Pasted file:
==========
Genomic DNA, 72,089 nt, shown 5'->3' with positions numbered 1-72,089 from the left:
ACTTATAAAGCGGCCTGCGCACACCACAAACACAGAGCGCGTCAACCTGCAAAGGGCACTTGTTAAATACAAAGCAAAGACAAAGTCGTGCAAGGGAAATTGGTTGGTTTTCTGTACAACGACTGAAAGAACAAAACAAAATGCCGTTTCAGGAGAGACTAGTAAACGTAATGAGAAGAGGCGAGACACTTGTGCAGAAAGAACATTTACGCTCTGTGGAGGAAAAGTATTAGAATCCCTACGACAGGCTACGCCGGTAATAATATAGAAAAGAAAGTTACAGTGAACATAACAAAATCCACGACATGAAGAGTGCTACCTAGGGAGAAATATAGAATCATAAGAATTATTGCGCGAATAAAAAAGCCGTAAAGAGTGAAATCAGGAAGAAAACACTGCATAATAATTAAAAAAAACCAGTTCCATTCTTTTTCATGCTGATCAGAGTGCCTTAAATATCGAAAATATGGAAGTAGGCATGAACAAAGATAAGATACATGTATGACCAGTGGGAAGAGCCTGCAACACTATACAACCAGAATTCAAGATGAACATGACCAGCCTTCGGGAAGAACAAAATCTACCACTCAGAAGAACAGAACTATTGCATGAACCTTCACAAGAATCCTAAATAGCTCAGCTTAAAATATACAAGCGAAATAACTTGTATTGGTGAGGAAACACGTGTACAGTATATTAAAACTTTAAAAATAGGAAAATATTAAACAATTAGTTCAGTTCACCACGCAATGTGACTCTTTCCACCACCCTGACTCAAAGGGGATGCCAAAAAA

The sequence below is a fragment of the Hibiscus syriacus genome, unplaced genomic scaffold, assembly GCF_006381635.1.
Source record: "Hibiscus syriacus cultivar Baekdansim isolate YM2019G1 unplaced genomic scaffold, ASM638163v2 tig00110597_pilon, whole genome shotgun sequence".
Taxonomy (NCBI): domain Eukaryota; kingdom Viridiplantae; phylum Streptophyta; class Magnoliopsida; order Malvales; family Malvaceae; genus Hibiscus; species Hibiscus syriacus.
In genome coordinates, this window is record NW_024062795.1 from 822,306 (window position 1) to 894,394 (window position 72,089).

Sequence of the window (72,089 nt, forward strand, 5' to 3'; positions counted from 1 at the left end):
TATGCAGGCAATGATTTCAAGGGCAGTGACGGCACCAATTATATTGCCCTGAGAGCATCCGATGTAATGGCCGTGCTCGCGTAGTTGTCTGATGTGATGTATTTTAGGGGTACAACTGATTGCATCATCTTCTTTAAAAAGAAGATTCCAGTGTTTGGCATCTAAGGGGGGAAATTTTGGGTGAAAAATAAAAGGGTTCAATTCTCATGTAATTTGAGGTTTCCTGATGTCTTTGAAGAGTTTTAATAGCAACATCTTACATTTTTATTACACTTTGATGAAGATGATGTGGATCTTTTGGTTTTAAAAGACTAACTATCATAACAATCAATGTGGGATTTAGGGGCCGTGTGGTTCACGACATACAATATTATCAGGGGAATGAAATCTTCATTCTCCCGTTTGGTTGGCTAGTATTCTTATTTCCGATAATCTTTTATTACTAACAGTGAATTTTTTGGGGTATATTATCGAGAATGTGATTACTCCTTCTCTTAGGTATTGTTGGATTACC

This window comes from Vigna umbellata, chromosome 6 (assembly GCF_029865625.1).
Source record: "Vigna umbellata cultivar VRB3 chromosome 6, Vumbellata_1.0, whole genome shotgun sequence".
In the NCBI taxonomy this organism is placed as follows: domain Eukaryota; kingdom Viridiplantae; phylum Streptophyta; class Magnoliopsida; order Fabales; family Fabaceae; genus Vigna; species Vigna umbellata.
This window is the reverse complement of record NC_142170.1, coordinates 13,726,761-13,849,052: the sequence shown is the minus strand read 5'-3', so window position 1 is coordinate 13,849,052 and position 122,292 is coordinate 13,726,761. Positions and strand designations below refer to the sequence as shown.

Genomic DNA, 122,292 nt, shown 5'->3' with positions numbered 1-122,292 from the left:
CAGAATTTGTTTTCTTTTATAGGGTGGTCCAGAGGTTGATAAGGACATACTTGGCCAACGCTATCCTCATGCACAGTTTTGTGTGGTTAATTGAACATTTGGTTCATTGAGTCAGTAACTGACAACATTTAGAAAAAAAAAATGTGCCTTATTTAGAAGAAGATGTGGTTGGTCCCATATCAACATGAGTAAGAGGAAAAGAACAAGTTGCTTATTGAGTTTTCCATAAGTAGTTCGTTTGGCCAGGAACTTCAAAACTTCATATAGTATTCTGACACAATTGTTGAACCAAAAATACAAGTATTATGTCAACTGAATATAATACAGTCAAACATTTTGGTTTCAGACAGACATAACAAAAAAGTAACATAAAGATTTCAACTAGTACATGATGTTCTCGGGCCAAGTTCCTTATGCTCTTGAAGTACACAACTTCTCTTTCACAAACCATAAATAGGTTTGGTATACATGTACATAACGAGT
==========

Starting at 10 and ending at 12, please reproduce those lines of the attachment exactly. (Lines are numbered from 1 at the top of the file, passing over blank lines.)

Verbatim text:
Source record: "Vigna umbellata cultivar VRB3 chromosome 6, Vumbellata_1.0, whole genome shotgun sequence".
In the NCBI taxonomy this organism is placed as follows: domain Eukaryota; kingdom Viridiplantae; phylum Streptophyta; class Magnoliopsida; order Fabales; family Fabaceae; genus Vigna; species Vigna umbellata.
This window is the reverse complement of record NC_142170.1, coordinates 13,726,761-13,849,052: the sequence shown is the minus strand read 5'-3', so window position 1 is coordinate 13,849,052 and position 122,292 is coordinate 13,726,761. Positions and strand designations below refer to the sequence as shown.